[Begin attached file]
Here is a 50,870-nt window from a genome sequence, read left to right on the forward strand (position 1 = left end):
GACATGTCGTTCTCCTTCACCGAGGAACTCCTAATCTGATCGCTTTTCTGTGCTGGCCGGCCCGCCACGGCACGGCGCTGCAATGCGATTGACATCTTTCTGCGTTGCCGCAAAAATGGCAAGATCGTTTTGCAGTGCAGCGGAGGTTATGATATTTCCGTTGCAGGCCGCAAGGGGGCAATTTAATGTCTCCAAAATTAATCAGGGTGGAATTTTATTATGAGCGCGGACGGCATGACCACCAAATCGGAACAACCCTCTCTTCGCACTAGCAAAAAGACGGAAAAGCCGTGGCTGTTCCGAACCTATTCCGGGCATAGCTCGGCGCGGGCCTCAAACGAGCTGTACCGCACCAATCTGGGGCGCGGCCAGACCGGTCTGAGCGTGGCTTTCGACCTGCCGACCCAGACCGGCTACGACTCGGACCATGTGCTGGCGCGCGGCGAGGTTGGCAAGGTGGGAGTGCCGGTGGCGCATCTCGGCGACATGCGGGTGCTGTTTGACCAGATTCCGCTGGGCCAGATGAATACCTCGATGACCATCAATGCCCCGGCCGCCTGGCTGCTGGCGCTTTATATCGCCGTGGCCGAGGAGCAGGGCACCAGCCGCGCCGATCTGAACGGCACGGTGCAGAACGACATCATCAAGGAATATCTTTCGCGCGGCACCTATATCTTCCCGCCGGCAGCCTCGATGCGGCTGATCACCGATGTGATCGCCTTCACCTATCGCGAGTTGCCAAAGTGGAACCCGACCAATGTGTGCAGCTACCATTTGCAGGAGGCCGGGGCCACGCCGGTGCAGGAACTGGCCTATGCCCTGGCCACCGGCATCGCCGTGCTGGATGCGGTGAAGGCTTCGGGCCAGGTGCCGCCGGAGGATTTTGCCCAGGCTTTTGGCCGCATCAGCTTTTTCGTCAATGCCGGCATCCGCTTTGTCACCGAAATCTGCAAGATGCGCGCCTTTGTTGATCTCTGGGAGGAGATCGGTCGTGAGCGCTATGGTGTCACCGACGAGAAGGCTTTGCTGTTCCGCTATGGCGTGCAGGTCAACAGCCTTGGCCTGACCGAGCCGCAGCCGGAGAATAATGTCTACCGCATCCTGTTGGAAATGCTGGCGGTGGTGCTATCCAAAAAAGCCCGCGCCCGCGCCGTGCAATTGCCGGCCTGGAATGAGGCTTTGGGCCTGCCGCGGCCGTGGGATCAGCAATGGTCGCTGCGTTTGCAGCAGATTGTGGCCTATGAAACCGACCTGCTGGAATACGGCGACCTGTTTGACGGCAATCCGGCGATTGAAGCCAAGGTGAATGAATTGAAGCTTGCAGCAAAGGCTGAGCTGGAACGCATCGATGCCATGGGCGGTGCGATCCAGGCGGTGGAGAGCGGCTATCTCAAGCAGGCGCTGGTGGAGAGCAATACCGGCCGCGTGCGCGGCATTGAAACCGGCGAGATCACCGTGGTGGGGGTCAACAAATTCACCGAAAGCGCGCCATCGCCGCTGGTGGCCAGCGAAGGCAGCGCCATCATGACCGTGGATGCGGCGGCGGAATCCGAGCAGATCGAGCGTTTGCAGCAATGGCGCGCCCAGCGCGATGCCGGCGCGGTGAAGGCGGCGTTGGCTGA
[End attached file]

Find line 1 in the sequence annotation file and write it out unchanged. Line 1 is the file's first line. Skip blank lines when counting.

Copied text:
Here is a 50,870-nt window from a genome sequence, read left to right on the forward strand (position 1 = left end):